President Obama's ban on lobbyist contributions has not prevented lobbyists and other representatives of special interests from visiting the White House frequently, a New York Times review of public documents reveals.
"Many of the president’s biggest donors, while not lobbyists, took lobbyists with them to the White House, while others performed essentially the same function on their visits," Mike McIntire and Michael Luo report in the paper's April 15 edition.
The Times's study revealed a direct relationship between the amount a donor has contributed to President Obama and the number of times that donor has visited the White House.
"Among donors who gave $30,000 or less, about 20 percent visited the White House, according to a New York Times analysis that matched names in the visitor logs with donor records," write McIntire and Luo. "But among those who donated $100,000 or more, the figure rises to about 75 percent."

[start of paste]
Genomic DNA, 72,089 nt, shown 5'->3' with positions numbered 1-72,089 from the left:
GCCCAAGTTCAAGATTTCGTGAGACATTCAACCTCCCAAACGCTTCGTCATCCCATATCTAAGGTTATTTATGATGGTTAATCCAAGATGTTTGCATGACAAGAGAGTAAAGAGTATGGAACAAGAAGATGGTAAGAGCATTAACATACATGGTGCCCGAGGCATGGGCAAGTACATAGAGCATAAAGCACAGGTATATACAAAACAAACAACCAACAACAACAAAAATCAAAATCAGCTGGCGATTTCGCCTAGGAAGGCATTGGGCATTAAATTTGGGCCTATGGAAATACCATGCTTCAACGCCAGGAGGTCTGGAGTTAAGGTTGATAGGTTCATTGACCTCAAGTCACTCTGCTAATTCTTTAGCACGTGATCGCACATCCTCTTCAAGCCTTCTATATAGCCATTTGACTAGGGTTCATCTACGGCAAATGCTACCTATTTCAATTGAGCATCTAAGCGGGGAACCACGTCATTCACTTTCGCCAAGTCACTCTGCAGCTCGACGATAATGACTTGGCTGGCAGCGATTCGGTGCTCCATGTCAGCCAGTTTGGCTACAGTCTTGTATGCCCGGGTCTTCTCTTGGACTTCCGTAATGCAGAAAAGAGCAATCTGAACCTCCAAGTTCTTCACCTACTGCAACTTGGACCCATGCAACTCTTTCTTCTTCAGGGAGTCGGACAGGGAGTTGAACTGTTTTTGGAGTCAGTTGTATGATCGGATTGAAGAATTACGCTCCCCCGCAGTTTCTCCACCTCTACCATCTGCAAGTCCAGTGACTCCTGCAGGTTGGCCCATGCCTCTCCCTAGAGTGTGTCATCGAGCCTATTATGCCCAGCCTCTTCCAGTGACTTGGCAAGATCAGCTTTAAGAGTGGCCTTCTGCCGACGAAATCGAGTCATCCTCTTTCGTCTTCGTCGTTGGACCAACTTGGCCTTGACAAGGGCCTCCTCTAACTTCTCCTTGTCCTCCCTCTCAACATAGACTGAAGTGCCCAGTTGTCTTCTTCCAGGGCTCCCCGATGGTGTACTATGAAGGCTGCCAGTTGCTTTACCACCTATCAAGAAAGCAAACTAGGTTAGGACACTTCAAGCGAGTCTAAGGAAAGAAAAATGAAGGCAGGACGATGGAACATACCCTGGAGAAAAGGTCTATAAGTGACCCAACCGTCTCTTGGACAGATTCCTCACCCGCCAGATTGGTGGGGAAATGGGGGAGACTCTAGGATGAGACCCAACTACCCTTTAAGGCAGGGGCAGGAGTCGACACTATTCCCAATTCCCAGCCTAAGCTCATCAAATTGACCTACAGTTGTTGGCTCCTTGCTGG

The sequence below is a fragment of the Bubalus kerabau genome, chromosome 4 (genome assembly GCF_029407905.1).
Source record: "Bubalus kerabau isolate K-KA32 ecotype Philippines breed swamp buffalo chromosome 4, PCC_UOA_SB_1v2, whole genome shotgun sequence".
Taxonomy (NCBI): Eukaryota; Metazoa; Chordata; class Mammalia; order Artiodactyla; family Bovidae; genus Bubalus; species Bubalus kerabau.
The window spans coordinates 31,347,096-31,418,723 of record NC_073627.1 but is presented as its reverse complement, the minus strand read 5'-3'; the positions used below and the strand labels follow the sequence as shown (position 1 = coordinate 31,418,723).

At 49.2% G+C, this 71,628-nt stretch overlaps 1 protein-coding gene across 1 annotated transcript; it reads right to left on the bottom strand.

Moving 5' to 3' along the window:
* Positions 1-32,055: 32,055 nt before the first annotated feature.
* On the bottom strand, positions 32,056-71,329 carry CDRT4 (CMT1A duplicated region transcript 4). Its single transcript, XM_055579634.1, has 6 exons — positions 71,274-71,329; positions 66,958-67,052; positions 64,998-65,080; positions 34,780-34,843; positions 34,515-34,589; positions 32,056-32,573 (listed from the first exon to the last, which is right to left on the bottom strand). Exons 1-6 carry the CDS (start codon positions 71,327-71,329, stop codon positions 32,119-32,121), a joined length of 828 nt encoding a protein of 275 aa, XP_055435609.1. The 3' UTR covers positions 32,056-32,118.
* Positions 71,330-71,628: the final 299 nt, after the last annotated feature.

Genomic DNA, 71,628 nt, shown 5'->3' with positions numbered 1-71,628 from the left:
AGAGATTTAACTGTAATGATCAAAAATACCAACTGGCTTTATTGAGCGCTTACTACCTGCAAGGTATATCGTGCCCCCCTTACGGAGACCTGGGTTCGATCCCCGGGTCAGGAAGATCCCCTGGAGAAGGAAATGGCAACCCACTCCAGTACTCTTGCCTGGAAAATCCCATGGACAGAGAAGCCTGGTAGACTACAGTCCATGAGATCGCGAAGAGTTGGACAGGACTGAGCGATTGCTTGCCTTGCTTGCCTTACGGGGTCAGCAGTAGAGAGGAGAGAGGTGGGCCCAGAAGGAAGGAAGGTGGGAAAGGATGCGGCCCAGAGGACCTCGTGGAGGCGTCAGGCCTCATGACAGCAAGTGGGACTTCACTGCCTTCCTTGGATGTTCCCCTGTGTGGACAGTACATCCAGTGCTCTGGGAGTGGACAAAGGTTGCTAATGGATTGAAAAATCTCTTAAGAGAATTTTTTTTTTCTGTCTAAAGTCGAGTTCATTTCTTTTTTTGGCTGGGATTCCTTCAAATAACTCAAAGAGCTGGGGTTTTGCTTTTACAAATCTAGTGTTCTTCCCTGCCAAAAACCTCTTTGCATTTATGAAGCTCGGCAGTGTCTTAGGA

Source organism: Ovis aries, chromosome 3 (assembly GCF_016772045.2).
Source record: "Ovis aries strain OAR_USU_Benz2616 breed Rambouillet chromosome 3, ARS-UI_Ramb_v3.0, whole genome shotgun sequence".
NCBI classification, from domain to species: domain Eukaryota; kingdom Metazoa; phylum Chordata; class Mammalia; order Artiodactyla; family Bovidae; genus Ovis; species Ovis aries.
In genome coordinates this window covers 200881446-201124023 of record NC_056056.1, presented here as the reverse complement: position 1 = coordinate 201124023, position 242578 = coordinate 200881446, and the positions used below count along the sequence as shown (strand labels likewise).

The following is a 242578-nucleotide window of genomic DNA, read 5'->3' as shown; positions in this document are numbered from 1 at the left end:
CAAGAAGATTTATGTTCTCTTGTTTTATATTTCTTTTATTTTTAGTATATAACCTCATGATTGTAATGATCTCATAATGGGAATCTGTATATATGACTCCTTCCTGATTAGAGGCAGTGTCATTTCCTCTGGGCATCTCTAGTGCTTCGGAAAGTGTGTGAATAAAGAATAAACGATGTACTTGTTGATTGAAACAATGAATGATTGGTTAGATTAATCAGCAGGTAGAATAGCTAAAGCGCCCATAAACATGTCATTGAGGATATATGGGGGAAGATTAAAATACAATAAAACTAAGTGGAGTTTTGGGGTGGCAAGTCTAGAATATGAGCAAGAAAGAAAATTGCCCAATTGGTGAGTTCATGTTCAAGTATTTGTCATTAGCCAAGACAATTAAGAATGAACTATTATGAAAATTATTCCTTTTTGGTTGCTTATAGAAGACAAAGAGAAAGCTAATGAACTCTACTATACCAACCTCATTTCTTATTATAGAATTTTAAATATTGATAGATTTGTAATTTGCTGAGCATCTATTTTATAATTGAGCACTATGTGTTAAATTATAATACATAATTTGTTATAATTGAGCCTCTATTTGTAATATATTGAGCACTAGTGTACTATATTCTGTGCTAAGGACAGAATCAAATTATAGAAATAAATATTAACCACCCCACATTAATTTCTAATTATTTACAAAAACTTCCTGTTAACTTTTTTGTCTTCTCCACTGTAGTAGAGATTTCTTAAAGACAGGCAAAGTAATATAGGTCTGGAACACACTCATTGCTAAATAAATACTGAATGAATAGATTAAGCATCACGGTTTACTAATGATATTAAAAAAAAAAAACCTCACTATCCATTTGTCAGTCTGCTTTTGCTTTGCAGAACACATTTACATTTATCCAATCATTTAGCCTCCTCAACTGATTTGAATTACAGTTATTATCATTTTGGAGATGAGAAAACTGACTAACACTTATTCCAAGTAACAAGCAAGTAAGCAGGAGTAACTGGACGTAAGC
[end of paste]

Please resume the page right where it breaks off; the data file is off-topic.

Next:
The husband of Democratic attorney Antoinette C. Bush, the stepdaughter of Vernon Jordan and a close friend of Obama courtier Valerie Jarrett, contributed $35,800 to Obama's campaign on the very day that Bush escorted an entertainment industry lobbyist to the White House for meetings, the Times reports.
Bush has visited the White House "at least nine times" during Obama's term, according to the Times.
Bush and her husband Dwight held a fundraiser for Obama at their home last November that cost $17,900 a plate.
The business website of Los Angeles consultant and Obama donor Kerman Maddox features pictures of Maddox with the president, first lady, and L.A. Mayor and Democratic National Convention chairman Antonio Villaraigosa.
Maddox's access to the White House is one reason the L.A. County transit authority hired him in the spring of 2011, Los Angeles County Metropolitan Transportation Authority Richard Leahy told the Times.
Maddox contributed $16,000 to the president's reelection efforts in the weeks after signing the transit contract.
Maddox and his clients visited the White House that August.
Patrick J. Kennedy, who retired from the House of Representatives in 2010, donated more than $35,000 to Obama in the hopes of winning government support for his nonprofit. Such donations are "how this business works," he told the Times.
Kennedy did not mince words: "If you want to call it ‘quid pro quo,’ fine. At the end of the day, I want to make sure I do my part."